How Florida’s Amendment 2 could affect hunting and fishing

Gun Rights

Florida voters will decide in November whether to enshrine fishing and hunting as a constitutional right.

Backers of Amendment 2, including outdoors groups, say the proposal will protect Florida’s cultural heritage from “anti-hunting” threats.

Opponents say it could permit “objectionable” hunting practices and lead to unnecessary wildlife deaths. Groups like the Animal Law Section of the Florida Bar and Sierra Club Florida have come out against it.

Here’s what to know.

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What would the amendment do?

Florida statutes already recognize the right to fish and hunt as a “valued part of the cultural heritage of Florida.”

The amendment would “preserve forever fishing and hunting, including by the use of traditional methods, as a public right and preferred means of responsibly managing and controlling fish and wildlife.” It would not limit the authority of the Florida Fish and Wildlife Conservation Commission.

Lawmakers placed the initiative on the ballot last year. The measure passed unanimously in the Florida House and 38-1 in the Senate. Democratic Sen. Lauren Book cast the sole “no” vote.

What do supporters say?

Backers say the amendment, which has garnered bipartisan support, is necessary to combat future “anti-hunting” challenges.

Martha Guyas, the southeast fisheries policy director for the American Sportfishing Association, said fishing and hunting have been challenged in other states. She referenced a 2022 animal cruelty initiative in Oregon that critics said would have criminalized hunting, fishing and certain livestock management practices in the state. That initiative did not make the ballot.

“This is just getting ahead of any of those challenges in Florida,” Guyas said. “There are lots of times when something seems unforeseeable, but five or 10 years down the line becomes an issue.”

Rodney Barreto, vice chairperson of Yes On 2, the committee backing the amendment, said he wants to see hunting and fishing protections cast “in stone for future generations.”

“It’s a lifestyle in Florida,” Barreto said. “It’s about the way we were brought up and the right to have that not be taken away.”

Amendment 2 is supported by the National Rifle Association, the American Sportfishing Association, the Congressional Sportsman’s Association and other groups.

Florida has 242,000 hunters and 2.3 million resident anglers, according to the Fish and Wildlife Conservation Commission.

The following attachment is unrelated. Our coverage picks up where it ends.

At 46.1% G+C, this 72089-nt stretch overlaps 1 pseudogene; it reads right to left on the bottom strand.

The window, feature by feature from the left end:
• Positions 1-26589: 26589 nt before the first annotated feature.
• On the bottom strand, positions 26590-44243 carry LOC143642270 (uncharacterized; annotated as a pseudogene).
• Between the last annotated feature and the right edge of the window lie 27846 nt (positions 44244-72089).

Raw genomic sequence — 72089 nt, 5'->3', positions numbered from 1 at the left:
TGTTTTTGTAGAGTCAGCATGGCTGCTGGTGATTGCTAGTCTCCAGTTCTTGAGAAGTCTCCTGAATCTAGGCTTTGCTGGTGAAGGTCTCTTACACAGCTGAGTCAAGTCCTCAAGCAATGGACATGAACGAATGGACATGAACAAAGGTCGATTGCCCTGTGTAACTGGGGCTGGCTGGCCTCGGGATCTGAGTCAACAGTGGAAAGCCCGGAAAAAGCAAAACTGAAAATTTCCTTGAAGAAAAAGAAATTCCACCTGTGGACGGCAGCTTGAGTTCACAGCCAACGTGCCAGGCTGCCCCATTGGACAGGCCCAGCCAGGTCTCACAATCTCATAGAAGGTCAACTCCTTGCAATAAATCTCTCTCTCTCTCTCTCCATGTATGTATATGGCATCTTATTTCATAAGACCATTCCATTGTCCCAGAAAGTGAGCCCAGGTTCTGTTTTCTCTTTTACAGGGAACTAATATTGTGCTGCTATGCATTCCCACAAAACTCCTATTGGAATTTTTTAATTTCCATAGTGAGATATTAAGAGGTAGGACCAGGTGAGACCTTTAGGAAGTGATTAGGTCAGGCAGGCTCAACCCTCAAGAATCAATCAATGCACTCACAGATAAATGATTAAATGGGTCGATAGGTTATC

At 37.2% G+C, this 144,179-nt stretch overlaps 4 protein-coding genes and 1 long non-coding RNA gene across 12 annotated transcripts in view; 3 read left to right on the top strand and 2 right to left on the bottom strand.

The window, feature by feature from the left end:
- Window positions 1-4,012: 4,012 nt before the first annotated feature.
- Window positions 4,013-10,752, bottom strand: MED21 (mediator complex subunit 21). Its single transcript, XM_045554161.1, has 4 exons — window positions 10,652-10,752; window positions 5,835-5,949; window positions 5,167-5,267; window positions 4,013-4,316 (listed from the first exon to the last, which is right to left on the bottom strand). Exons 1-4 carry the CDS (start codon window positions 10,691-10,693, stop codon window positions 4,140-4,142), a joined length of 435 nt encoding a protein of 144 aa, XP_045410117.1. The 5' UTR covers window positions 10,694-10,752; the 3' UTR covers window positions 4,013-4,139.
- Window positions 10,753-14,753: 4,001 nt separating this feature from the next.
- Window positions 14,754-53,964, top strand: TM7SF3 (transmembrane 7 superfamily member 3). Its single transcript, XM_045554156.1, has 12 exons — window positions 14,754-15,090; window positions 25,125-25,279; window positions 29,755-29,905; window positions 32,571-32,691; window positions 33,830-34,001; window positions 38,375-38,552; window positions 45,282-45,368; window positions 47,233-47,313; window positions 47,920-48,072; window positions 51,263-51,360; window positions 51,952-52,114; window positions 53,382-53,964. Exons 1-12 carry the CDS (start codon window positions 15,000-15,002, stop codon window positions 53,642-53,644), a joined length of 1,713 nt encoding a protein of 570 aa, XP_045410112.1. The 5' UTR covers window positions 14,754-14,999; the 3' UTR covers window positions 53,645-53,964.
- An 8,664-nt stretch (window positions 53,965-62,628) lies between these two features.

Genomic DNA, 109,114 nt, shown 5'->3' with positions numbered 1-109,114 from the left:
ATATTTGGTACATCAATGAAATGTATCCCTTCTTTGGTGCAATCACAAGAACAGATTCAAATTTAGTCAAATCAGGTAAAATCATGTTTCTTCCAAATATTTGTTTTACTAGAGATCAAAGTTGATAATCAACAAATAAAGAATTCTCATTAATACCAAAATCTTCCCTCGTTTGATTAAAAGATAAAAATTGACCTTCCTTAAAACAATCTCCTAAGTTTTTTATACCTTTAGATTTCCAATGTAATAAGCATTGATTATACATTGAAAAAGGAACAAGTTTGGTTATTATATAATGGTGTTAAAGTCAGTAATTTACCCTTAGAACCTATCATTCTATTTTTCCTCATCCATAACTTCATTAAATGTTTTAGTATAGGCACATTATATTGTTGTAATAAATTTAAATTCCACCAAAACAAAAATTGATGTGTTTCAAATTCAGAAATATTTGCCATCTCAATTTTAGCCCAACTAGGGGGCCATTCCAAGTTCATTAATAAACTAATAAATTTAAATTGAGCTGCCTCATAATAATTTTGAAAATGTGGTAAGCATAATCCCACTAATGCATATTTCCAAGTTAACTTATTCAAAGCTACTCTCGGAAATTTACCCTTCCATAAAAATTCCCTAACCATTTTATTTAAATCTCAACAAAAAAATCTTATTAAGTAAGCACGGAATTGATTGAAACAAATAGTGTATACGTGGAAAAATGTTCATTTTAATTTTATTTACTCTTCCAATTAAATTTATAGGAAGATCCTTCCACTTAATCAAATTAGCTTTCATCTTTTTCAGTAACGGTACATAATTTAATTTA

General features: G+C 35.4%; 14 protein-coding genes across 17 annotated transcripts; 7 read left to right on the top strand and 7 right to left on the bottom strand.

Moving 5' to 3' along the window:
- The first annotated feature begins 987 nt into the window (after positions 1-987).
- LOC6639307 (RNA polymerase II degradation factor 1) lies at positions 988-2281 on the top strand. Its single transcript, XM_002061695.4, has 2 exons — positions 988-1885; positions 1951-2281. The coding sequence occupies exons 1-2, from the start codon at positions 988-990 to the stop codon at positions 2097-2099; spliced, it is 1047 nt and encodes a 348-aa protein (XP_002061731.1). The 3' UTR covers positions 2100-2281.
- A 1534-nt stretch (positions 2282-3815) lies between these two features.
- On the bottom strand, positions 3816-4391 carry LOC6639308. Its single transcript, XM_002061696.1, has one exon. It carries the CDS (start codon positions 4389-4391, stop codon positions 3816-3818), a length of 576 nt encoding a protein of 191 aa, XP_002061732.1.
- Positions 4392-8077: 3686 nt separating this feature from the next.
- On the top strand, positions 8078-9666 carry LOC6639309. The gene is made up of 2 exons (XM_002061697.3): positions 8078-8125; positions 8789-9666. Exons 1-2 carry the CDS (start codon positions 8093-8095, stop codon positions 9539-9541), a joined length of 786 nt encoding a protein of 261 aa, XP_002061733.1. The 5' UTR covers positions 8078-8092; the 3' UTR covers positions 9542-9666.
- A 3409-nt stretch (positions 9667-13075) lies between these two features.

What do critics say?

Opponents say the amendment is unnecessary.

“It’s not like you need the right to play tennis in Florida,” said Chuck O’Neal, chair of, the committee opposing the amendment.

Detractors also worry the amendment would permit practices harmful to Florida’s wildlife. O’Neal said making fishing and hunting the “preferred means” of wildlife management could mean invasive animals are killed instead of relocated. That could have risky implications for black bears, he said, because interactions between humans and the animals have increased in recent years.

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Allowing “traditional methods” of fishing and hunting could justify trophy hunting, steel traps and other “primitive” techniques, he said.

“These are things that are traditional, but in the public are mostly objectionable,” he said. “It’s kind of putting a wolf in sheep’s clothing.”

O’Neal is also concerned hunters could use the amendment to justify hunting on private property.

Conservation and legal groups like the Animal Law Section of the Florida Bar have taken an active stance against the amendment.

“Hunting is not outlawed in any state,” Macie J.H. Codina and Savannah Sherman wrote in an op-ed on behalf of the Animal Law Section in May. They said there is little evidence of future threats in Florida.

“What there is evidence of,” Codina and Sherman wrote, “is the threat that Florida’s proposed constitutional amendment would present to wildlife and the ecosystem as a whole.”

Campaign finance

Yes On 2, the group sponsoring the amendment, has raised more than $450,000, including $100,000 from Florida’s agriculture commissioner, Wilton Simpson, and $250,000 from T. Roosevelt Action, a pro-hunting political committee. That’s hundreds of thousands more than, which has raised just over $5,000. Most of those are individual donations ranging from $5 to $1,000.

O’Neal remains optimistic and said has taken to social media to get the word out. “I have faith in the common sense of the voters,” he said.

The amendment needs the support of at least 60% of voters to pass in November.

Also on the ballot are amendments on school board elections, marijuana, abortion, inflation and campaign finance.

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